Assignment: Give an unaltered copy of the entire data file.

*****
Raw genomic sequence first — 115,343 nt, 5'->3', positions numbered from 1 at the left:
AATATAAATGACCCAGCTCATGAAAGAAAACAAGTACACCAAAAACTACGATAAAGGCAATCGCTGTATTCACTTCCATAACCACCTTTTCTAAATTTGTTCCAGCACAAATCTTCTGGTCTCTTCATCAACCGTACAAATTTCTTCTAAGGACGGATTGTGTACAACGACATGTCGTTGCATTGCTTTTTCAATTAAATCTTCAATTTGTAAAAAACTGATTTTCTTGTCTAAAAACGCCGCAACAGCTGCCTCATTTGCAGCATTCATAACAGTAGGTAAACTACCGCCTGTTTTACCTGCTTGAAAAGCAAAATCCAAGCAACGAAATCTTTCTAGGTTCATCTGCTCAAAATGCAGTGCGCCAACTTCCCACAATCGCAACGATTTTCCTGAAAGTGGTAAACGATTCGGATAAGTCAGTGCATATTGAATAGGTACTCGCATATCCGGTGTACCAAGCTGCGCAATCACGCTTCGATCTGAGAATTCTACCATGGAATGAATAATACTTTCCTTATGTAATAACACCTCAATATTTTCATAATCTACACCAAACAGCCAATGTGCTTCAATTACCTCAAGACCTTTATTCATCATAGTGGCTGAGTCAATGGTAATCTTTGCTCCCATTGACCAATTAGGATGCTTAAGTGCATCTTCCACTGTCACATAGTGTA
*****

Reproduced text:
Raw genomic sequence first — 115,343 nt, 5'->3', positions numbered from 1 at the left:
AATATAAATGACCCAGCTCATGAAAGAAAACAAGTACACCAAAAACTACGATAAAGGCAATCGCTGTATTCACTTCCATAACCACCTTTTCTAAATTTGTTCCAGCACAAATCTTCTGGTCTCTTCATCAACCGTACAAATTTCTTCTAAGGACGGATTGTGTACAACGACATGTCGTTGCATTGCTTTTTCAATTAAATCTTCAATTTGTAAAAAACTGATTTTCTTGTCTAAAAACGCCGCAACAGCTGCCTCATTTGCAGCATTCATAACAGTAGGTAAACTACCGCCTGTTTTACCTGCTTGAAAAGCAAAATCCAAGCAACGAAATCTTTCTAGGTTCATCTGCTCAAAATGCAGTGCGCCAACTTCCCACAATCGCAACGATTTTCCTGAAAGTGGTAAACGATTCGGATAAGTCAGTGCATATTGAATAGGTACTCGCATATCCGGTGTACCAAGCTGCGCAATCACGCTTCGATCTGAGAATTCTACCATGGAATGAATAATACTTTCCTTATGTAATAACACCTCAATATTTTCATAATCTACACCAAACAGCCAATGTGCTTCAATTACCTCAAGACCTTTATTCATCATAGTGGCTGAGTCAATGGTAATCTTTGCTCCCATTGACCAATTAGGATGCTTAAGTGCATCTTCCACTGTCACATAGTGTA